Not to be confused with Psychology of self.
Kohut maintained that parents’ failures to empathize with their children and the responses of their children to these failures were ‘at the root of almost all psychopathology’. For Kohut, the loss of the other and the other’s self-object (“selfobject”) function (see below) leaves the individual apathetic, lethargic, empty of the feeling of life, and without vitality – in short, depressed.
The infant moving from grandiose to cohesive self and beyond must go through the slow process of disillusionment with phantasies of omnipotence, mediated by the parents: ‘This process of gradual and titrated disenchantment requires that the infant’s caretakers be empathetically attuned to the infant’s needs’.
Correspondingly, to help a patient deal in therapy with earlier failures in the disenchantment process, Kohut the therapist ‘highlights empathy as the tool par excellence, which allows the creation of a relationship between patient and analyst that can offer some hope of mitigating early self pathology’.
In comparison to earlier psychoanalytic approaches, the use of empathy, which Kohut called “vicarious introspection”, allows the therapist to reach conclusions sooner (with less dialogue and interpretation), and to create a stronger bond with the patient, making the patient feel more fundamentally understood. For Kohut, the implicit bond of empathy itself has a curative effect, but he also warned that ‘the psychoanalyst … must also be able to relinquish the empathic attitude’ to maintain intellectual integrity, and that ’empathy, especially when it is surrounded by an attitude of wanting to cure directly … may rest on the therapist’s unresolved omnipotence fantasies’.)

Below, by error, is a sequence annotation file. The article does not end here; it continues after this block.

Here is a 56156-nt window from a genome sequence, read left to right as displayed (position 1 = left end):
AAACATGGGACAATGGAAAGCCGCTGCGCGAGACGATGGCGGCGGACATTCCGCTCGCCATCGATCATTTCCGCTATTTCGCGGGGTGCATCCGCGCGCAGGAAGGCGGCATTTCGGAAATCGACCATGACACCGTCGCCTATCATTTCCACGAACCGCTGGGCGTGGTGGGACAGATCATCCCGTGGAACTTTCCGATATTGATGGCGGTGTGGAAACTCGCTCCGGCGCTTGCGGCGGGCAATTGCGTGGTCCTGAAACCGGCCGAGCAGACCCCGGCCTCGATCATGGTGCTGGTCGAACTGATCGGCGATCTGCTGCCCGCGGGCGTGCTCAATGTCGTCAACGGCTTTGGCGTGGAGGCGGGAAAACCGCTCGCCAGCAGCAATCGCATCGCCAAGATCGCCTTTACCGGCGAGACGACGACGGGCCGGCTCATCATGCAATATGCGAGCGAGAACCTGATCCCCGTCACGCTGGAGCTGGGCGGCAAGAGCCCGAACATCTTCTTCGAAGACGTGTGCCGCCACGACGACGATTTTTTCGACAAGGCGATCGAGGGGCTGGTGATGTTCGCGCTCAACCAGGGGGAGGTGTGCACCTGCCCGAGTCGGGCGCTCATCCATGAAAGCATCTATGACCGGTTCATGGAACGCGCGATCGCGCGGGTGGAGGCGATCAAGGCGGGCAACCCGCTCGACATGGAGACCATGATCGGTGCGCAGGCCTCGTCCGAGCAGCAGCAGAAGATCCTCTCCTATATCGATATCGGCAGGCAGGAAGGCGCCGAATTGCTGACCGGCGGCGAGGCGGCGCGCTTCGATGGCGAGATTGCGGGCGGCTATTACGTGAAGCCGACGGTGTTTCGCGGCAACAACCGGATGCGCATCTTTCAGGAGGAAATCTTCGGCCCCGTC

The conceptual introduction of empathy was not intended to be a “discovery.” Empathic moments in psychology existed long before Kohut. Instead, Kohut posited that empathy in psychology should be acknowledged as a powerful therapeutic tool, extending beyond “hunches” and vague “assumptions,” and enabling empathy to be described, taught, and used more actively.